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Archive for December, 2013

Sloppy Seconds – Watsky (song)

This song, “Sloppy Seconds”, was brought to my attention by Tania, a former student of mine. As anyone who reads (listens?) to my blog knows, I am pretty stuck in the 1960s/70s/80s when it comes to my musical tastes. I stopped listening to Radio 1 in 1992. For me, “rap” is something I eat, and begins with a “w” ๐Ÿ˜›

But, every so often I do bring myself into the present, and hear a song from post 1990 that I like. For the past several years, through a combination of my children and students, I am partially aware of some current music. It is easy for an old codger like me to not listen to any new music, after all my head and shelves are full of music that I have listened to over the years so is there any room for any new music?



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Yes there is. And, I am glad I listened to this song that Tania sent me, as I thought it was great. And I’m not just saying that to try and be young and down with the kids, because I’m too old to even try that. What I liked first and foremost about the song is its central message – that everyone has a history, we’ve all made mistakes and nobody’s perfect. It also has a great sound, which is a bonus for a song with a strong message to convey.

Here are the lyrics to the song.


Fuck you if you love a car for its paint job
Love you if you love a car for the road trips
Show me the miles and your arms and the pink scar
Where the doctor had to pull out all the bone chips
Cuz you were pressing on the gas just a bit hard
Right in the moment where the road curved a bit sharp
And when you woke up, somebody was unclipping your seat belt
and pulling you from the open window of your flipped car

Cold pizza
Tie-dye shirts
Broken hearts
Give’m here, give’m here
Hand me downs
Give me give me leftovers
Give me give me sloppy seconds
Give em here, give em here

I don’t care where you’ve been
How many miles, I still love you [x2]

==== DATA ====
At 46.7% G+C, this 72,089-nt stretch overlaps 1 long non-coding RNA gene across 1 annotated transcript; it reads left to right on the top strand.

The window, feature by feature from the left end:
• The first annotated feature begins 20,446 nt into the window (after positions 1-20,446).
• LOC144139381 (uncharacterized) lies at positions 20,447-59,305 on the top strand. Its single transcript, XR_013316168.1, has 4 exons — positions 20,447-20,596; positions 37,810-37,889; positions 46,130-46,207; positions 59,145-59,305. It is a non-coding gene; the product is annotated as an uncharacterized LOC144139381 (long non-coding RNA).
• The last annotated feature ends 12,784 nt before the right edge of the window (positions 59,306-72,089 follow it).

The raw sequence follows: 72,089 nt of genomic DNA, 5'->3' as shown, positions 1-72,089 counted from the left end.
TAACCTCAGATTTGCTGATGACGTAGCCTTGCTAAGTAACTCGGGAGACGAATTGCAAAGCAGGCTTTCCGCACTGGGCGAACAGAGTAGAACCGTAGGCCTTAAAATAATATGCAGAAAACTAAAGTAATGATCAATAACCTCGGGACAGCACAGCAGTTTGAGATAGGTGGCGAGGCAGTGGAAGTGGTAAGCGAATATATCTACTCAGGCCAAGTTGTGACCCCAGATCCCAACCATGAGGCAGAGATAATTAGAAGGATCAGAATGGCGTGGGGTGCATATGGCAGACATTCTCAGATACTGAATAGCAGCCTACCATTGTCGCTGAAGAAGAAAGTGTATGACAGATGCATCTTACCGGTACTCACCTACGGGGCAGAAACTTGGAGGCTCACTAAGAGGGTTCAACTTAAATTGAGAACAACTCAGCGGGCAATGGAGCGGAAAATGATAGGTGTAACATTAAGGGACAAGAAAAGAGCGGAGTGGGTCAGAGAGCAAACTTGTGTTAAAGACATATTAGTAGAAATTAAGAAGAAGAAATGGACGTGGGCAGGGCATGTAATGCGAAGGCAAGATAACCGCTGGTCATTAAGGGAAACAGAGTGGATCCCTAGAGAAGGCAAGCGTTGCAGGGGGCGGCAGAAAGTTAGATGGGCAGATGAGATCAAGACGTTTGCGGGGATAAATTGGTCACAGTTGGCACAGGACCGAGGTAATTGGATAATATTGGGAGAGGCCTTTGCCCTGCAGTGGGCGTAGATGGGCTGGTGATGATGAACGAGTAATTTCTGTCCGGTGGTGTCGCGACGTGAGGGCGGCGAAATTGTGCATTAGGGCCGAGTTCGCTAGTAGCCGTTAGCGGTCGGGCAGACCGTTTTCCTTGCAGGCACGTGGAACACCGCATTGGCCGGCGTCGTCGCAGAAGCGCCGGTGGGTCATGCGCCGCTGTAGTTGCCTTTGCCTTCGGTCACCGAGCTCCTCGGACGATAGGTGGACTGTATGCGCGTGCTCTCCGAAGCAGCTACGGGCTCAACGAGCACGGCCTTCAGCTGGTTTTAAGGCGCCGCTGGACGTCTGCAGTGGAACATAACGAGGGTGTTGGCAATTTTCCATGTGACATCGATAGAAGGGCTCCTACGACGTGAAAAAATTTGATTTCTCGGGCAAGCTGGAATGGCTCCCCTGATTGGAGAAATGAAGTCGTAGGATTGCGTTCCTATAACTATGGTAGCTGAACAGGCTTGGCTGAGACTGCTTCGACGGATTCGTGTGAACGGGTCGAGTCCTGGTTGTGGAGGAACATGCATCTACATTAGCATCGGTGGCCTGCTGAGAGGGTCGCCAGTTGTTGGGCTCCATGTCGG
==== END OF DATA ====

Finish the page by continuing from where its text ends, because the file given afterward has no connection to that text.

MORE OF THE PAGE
Show me someone who says they got no baggage
I’ll show you somebody whose got no story
Nothing gory means no glory, but baby please don’t bore me
We won’t know until we get there
The who, or the what, or the when where
My favorite sweater was a present that I got a couple presidents ago
And I promised that I would rock it till it’s thread bare
Bet on it
Every single person got a couple skeletons
So pretty soon, in this room
It’ll just be me and you when we clear out all the elephants
Me and you and the elements

We all have our pitfalls
Beer’s flat, the cabs have been called
And everybody and their momma can hear the drama
that’s happening behind these thin walls

Cold pizza
Tie-dye shirts (tie-dye shirts)
Broken hearts
Give’m here, give’m here
Hand me downs (hand me downs)
Leftovers (leftovers)
Sloppy seconds
Give’m here, give’m here

I don’t care where you’ve been
How many miles, I still love you (2x)

I don’t care (cold pizza)
Where you’ve been (tie-dye shirts)
How many (broken hearts) miles, I still love you
I don’t care (hand me downs)
Where you’ve been (left overs)
How many (sloppy seconds) miles, I still love you

My pattern with women isn’t a flattering image
But I don’t want to run away because I said so
I don’t want to be the guy to hide all of my flaws
And I’ll be giving you the side of me that I don’t let show
Everything in fashion
That has ever happened
Always coming crashing down
Better let go
But in a couple years it will be retro
You rock Marc Ecko
My shirts have the gecko
Cuz in the past man, I was hopeless
But now’s when my little cousins look the dopest
(whoop whoop)
Fuck the fashion po-po
Have a stale doughnut, I don’t need no tips
Fuck a five second rule
That’s a plan I never understood
It’s September in my kitchen in a Christmas sweater
Sipping cold coffee on the phone with damaged goods

And there is not a single place that I would rather be
I’m fucked up just like you are, and you’re fucked up just like me

Cold pizza (cold pizza)
Tie-dye shirts (tie-dye shirts)
Broken hearts
Give’m here, Give’m here
Hand me downs (oh hand me downs)
Give me give me leftovers (leftovers)
Give me give me sloppy seconds
Give’m here give’m here

I don’t care where you’ve been
How many miles, I still love you [x2]

I don’t care (cold pizza)
Where you’ve been (tie-dye shirts)
How many (broken hearts) miles, I still love you
I don’t care (hand me downs)
Where you’ve been (left overs)
How many (sloppy seconds) miles, I still love you


Here is the song itself. Enjoy!